When our editor toured the Harry S. Truman Presidential Library & Museum in Independence, she came away with a heightened appreciation for the only Missourian to serve as president of the United States. Here’s why you should visit, too.

Story and photos by Sandy Selby

From where I’m standing, it’s a short walk to 1945. Kurt Graham, director of the Harry S. Truman Presidential Library and Museum, greets me in the expansive, light-filled foyer of the recently renovated facility. On one side of the long space is an attractive gift shop and a counter where visitors can get information and purchase tickets. On the other side, a life-sized bronze statue of President Truman stands like a wallflower on the perimeter of a party. But down the hall to the left, Harry is the center of attention.

The museum, located in Independence, originally opened in 1957, and some early visitors found themselves on tours led by Truman himself.

The immersive video presentation that shapes a visitor’s first impression today captures the nation’s shock at the news of President Franklin Roosevelt’s death. Vice President Truman has ascended to the nation’s highest office, and neither politicians nor the public know what to make of the plain-spoken Missourian.

“We start with the world in pieces,” Kurt says as the film begins. “We start in 1945, and that allows us to go back and ask the question, ‘Who is this guy?’ There’s a farmer from Missouri about to take the reins of the free world, and what are the implications of that? What does that mean?”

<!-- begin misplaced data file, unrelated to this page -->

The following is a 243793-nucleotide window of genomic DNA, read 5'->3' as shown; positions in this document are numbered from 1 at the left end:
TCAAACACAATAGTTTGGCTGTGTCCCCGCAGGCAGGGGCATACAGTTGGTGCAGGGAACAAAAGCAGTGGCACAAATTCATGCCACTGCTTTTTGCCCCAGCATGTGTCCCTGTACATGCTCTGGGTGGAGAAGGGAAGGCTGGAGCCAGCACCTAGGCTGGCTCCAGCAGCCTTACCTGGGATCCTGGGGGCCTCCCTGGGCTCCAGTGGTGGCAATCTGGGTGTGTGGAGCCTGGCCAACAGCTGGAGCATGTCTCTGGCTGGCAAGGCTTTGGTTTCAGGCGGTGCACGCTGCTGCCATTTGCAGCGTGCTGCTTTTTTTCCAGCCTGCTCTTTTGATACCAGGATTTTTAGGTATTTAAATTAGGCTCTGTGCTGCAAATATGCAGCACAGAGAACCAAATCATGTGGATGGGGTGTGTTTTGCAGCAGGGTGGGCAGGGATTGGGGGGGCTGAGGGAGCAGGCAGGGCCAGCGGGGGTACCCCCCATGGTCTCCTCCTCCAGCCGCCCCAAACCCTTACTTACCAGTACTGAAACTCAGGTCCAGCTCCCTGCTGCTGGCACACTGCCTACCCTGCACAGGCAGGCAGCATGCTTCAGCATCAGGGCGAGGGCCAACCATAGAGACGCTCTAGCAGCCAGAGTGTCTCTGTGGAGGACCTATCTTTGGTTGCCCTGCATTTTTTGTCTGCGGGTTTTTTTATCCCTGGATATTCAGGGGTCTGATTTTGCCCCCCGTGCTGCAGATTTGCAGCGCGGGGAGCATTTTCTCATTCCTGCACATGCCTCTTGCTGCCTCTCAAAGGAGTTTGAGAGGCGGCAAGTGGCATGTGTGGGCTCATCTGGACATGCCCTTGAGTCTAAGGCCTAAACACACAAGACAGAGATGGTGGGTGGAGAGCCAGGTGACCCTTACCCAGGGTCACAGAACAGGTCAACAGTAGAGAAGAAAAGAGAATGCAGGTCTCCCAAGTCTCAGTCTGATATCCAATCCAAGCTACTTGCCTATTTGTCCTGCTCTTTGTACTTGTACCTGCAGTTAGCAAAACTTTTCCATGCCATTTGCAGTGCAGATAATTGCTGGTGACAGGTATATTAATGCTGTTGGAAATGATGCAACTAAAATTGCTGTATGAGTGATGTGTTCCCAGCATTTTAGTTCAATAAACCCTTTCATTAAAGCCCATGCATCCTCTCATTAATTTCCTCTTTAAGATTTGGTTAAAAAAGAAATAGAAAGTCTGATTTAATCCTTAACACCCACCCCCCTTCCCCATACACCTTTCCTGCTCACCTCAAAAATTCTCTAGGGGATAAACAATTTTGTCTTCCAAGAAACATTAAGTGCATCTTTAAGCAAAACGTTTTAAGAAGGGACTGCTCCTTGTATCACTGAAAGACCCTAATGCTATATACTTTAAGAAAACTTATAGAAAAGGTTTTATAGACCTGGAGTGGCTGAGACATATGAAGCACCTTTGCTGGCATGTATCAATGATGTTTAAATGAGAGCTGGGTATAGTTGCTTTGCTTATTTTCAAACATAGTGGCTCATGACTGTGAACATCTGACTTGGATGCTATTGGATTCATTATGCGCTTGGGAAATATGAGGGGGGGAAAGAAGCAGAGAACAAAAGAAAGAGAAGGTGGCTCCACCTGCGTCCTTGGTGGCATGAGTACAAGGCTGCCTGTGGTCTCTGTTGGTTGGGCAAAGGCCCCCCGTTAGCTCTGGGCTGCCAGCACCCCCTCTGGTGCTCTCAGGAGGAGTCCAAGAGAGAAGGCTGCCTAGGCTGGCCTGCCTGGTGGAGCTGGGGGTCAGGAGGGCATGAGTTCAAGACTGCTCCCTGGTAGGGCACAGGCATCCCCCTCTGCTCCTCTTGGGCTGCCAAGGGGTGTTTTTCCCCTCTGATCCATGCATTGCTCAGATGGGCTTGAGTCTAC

Our tour continues through galleries that trace Truman’s childhood, his courtship with Bess, and his enlistment in the Army during World War I. Kurt explains that the exhibits were created with different learning styles in mind. There are the artifacts and signs one expects in a museum, but those are accompanied by hands-on experiences and multimedia presentations.

One compelling exhibit after another follows Truman through the milestones of his life, a path that takes him to the United States Senate, then to the vice-presidency for 82 days before he is thrust into the role of wartime president. Roosevelt’s death propelled Truman into perhaps the most harrowing four months any president has endured. 

Shortly after being sworn in on April 12, 1945, he learned for the first time that the United States had developed an atomic bomb. The Truman Library depicts the weeks that followed with a gallery that narrows, little by little, as World War II rages on. The gallery ends in a small, dimly lit room. In the center is a display with a single artifact: the green safety plug from the bomb dropped on Nagasaki, Japan, on August 9, 1945. A second display, situated along the back wall, centers on one tiny paper crane made by a Japanese child as she was dying from radiation poisoning. The emotional power of these two artifacts closes the distance between decades.

The Truman Museum doesn’t shy from difficult topics. Amid exhibits that celebrate Truman’s accomplishments are reminders of his greatest challenges. The museum includes areas devoted to his response to segregation, his narrow victory over Thomas Dewey in the 1948 election, the recognition of Israel, and decisions he made about the Korean Conflict that undermined his approval rating.

After the tour, I crossed the courtyard to view the meticulously preserved office that President Truman kept at this facility. On the desk is that famous plaque announcing “The Buck Stops Here.” But on the other side of that sign is a message that kept the Missouri farm boy-turned-president in touch with his roots whenever he sat at his desk: “I’m from Missouri.” Visiting the museum devoted to the only Missourian to become president makes me proud that I’m from Missouri, too.

Article originally published in the March/April 2023 issue of Missouri Life.